The Trump Administration is seeking to curtail the NEPA environmental review process entirely, through new regulations. But these regulations do not alter the existing NEPA statute, so the Administration’s effort may backfire. Under the Trump administration, certain agencies have begun to forgo a full assessment of environmental effects, especially the effects of climate change, but the old rules have not yet been repealed. This can have high costs. For example, federal courts recently found that the Department of the Interior’s analysis of climate change and the effects of groundwater on federal oil and gas lease sales is flawed, leading to delays and cancellations of the lease sale . Other projects that use the new regulations as an excuse to ignore NEPA requirements could face a similar fate.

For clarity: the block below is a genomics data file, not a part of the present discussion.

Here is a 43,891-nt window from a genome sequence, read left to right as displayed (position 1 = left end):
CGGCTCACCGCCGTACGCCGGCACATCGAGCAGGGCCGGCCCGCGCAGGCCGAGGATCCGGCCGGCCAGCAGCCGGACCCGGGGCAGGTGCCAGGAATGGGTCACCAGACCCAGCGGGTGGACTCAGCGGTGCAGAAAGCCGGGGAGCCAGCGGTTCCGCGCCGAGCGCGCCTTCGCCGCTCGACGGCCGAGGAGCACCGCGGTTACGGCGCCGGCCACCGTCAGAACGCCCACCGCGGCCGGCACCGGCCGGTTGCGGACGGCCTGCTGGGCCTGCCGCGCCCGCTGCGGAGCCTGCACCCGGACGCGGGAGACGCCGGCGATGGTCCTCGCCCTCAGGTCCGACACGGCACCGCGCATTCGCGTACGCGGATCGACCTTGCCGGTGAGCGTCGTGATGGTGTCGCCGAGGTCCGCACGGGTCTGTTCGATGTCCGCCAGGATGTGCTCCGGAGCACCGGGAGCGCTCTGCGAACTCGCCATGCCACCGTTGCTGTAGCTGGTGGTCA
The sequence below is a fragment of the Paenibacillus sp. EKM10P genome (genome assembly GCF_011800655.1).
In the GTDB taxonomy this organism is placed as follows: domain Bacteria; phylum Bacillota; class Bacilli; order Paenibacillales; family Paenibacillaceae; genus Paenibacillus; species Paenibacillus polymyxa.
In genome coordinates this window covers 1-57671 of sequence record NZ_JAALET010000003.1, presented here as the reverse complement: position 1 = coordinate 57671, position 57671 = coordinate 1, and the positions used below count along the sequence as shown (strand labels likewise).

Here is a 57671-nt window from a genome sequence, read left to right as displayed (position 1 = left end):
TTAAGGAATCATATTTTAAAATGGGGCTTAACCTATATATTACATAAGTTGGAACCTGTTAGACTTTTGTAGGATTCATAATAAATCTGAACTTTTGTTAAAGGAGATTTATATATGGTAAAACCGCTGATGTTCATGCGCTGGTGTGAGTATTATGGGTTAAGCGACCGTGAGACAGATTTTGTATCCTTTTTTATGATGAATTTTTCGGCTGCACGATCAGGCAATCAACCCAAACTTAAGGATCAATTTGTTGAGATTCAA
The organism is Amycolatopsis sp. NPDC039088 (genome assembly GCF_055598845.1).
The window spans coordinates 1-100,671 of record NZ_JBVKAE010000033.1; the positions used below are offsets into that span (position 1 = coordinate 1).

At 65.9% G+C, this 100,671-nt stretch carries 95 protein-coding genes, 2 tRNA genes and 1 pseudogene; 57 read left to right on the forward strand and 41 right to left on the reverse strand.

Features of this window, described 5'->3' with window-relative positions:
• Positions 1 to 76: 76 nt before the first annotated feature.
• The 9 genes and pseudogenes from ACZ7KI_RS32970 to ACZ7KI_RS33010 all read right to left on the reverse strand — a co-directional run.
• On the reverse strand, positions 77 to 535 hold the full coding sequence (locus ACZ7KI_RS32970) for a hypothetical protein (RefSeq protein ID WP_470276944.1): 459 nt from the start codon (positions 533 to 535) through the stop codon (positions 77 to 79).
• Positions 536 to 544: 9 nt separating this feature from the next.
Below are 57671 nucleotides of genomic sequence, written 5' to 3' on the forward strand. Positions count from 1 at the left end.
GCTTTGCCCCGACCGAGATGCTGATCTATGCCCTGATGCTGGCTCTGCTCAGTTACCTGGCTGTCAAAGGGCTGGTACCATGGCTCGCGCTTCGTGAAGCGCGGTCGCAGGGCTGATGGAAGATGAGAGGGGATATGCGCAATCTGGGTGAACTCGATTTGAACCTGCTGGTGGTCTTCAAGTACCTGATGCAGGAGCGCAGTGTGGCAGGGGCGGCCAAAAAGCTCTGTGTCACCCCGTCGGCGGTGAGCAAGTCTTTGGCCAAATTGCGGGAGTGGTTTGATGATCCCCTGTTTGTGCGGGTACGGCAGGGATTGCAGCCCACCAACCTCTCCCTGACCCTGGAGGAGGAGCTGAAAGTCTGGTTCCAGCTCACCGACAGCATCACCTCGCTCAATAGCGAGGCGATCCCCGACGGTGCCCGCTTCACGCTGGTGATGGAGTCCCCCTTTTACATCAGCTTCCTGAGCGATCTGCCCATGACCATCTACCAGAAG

Environmental defenders have a number of avenues for challenging projects, and many of these strategies are increasingly working due to government need. neglect

Environmental advocates have a number of avenues for challenging projects, and many of these strategies increasingly work due to government negligence. In April, a federal district court revoked the general federal permitting authority for pipelines and power lines to cross bodies of water and wetlands. The court ruled that the Army Corps of Engineers made a mistake by waiving the required consultation of the Endangered Species Act before reauthorizing the national permit in 2017, and voided the national permit until the agency completes the consultation process. Ultimately, this is what stopped the Keystone XL pipeline: On Monday, the US Supreme Court left the current district court order regarding Keystone, refusing to allow construction to begin on the project. The court allowed the Army Corps to resume issuing permits for other oil and gas pipelines while legal issues are resolved.